Thursday, August 27, 2015

The blog will be updated less often until September 14.
I discovered this exceptional Japanese book last week and ordered it on right away. I had never seen so many examples of artwork created by the Disney artists during WWII reproduced in a book. Combined with David Lesjak's Service With Character The Disney Studio and World War II (which contains the English explanations) this becomes a truly fabulous reference book and a "must have". 

Monday, August 24, 2015

The blog will probably be updated again on Thursday, August 27.

Friday, August 21, 2015

I received a copy of this book yesterday and was pleasantly surprised. It is much more interestingthan what I expected. The author cares about the subject matter and it shows. The book is not an in-depth history book, but it is not pure marketing "puff" either. There are dozens of wonderful surprises both within the text and among the illustrations. The layout is also a pure delight.

While this is not necessarily a "must have" for readers of this blog, it is a book that I am really happy to recommend snce it made me smile from ear to ear yesterday.

There is real care that went into the making of this book as well as the will to create something different instead of simply recycling known bits and pieces of information. This is refreshing and quite encouraging.

Thursday, August 20, 2015

Heads up from Are Myklebust about some great Disneyland-related documents that can be found at this link.

Wednesday, August 19, 2015

This wonderful essay about Disney artist Charles Cristadoro is definitely worth reading.

Tuesday, August 18, 2015

This just in from Garry Apgar:

[Those Donald (and Daisy) Duck spoofs of Old Masters paintings recently discussed here bring to mind the two-minute animated sequence in the 2003 Warner Bros. feature film Looney Tunes: Back in Action, which can be viewed at this link.

The sequence involves Elmer Fudd, shotgun in hand, madly pursuing Daffy Duck and Bugs Bunny through the Louvre (Elmer must believe his constitutional right to bear arms applies in France as well as the U.S.). In the course of the chase the three characters enter into iconic masterpieces by Salvador Dalí, Edvard Munch (The Scream), Toulouse-Lautrec, and Seurat, none of which are actually at the Louvre.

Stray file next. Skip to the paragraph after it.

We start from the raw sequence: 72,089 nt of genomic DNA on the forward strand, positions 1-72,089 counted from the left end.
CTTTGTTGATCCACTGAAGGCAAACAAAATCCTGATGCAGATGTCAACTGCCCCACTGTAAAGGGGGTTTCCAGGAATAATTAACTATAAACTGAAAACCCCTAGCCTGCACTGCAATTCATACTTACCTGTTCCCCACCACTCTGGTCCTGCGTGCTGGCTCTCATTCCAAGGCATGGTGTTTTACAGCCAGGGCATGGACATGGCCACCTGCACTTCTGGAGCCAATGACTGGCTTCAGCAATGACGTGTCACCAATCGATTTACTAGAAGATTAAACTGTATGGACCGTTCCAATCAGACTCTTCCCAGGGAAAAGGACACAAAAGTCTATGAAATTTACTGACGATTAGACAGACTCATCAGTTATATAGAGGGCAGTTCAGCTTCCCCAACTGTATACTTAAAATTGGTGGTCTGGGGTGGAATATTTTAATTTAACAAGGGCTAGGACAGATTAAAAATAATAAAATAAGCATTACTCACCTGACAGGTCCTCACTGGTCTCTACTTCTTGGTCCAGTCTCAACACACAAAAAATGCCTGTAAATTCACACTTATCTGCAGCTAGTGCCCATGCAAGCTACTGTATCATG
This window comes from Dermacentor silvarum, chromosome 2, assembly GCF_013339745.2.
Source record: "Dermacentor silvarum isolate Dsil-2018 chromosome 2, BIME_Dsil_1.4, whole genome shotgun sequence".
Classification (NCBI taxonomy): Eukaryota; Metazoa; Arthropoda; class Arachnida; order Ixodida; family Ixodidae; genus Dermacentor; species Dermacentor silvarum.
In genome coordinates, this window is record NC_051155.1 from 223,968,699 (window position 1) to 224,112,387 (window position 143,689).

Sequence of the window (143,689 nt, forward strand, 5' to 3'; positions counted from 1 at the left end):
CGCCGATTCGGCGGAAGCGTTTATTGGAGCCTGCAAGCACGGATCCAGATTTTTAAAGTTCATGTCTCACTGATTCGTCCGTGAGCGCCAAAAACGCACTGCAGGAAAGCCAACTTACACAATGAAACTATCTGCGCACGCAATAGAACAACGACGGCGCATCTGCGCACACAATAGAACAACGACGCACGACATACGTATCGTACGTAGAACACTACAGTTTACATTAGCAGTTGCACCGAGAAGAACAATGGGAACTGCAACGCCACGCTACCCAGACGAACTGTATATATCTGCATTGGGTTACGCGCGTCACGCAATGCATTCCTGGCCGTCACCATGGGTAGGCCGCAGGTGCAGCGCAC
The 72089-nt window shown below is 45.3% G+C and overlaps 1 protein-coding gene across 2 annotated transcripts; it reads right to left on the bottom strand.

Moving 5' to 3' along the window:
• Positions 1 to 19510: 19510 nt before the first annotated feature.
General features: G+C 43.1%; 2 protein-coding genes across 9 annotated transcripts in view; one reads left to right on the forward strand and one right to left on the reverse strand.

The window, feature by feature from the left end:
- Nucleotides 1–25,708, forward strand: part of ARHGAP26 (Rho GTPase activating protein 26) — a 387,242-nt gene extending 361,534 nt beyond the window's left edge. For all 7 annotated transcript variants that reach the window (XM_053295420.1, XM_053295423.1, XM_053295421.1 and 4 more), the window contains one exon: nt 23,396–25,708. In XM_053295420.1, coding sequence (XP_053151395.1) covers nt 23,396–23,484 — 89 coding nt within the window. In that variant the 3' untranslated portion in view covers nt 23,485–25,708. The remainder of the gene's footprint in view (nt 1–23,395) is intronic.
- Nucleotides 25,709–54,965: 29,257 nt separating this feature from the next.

In the midst of the action we glimpse Whistler's momma, chair-bound, hopping across one of the galleries. Whistler's Mother once was the only painting by an American in the world's most prestigious museum (in 1975 the Louvre acquired a landscape by the founder of the Hudson River School, Thomas Cole). In 1986, however, Whistler's Mother was transferred to the Musée d'Orsay, also in Paris, which showcases great mid- and late-19th-century art.

Some while back — in the 1970s or '80s, I think — an anonymous Disney artist created a pastiche of Whistler's famed composition with Minnie as the artist's mother (see below). Very much in the spirit of those Duck parodies from the late '30s ... though one can't help but wonder who "Minnie" was the mother of, and who it was that put her in a family way.

Whatever the answers to those portentous questions, one thing is certain. Mickey and Minnie's affection for Whistler's Mother goes way back — at least as far back as the May 1933 issue of the Mickey Mouse Magazine (also copied below), published one year before the painting was further immortalized on a U.S. commemorative postage stamp, on May 2, 1934.]

Monday, August 17, 2015

It's finally official: Mindy Johnson is working on an in-depth book about Disney's Ink & Paint Department. This will be one of the most important Disney History books of 2016. Can't wait!

Friday, August 14, 2015

I am working on an in-depth essay about the making of The Reluctant Dragon, which will be released towards the end of next year in an upcoming book.

One small discovery which will not be part of the essay is that fact that it was Ward Kimball who drew the cover of the Reluctant Dragon book that Benchley carries around all through the movie.

Thursday, August 13, 2015

Coming soon... (But I have to admit that I really dislike this cover!)

Wednesday, August 12, 2015

This just in from Are Myklebust:

[George Wheeler (also refered to as George D. Wheeler) was the artist behind the daily panel comic strip “True-Life Adventures”, which run in American newspapers from 1955 to 1973. It was written by Dick Huemer, a well known Disney animator and writer. Both worked on the “strip” during its complete run.

However very little is known about George Wheeler.

Could you please check out with your readers if anyone knows anything more about him, than the little information you can find about him here.]

Tuesday, August 11, 2015

This just in from Dave Mason: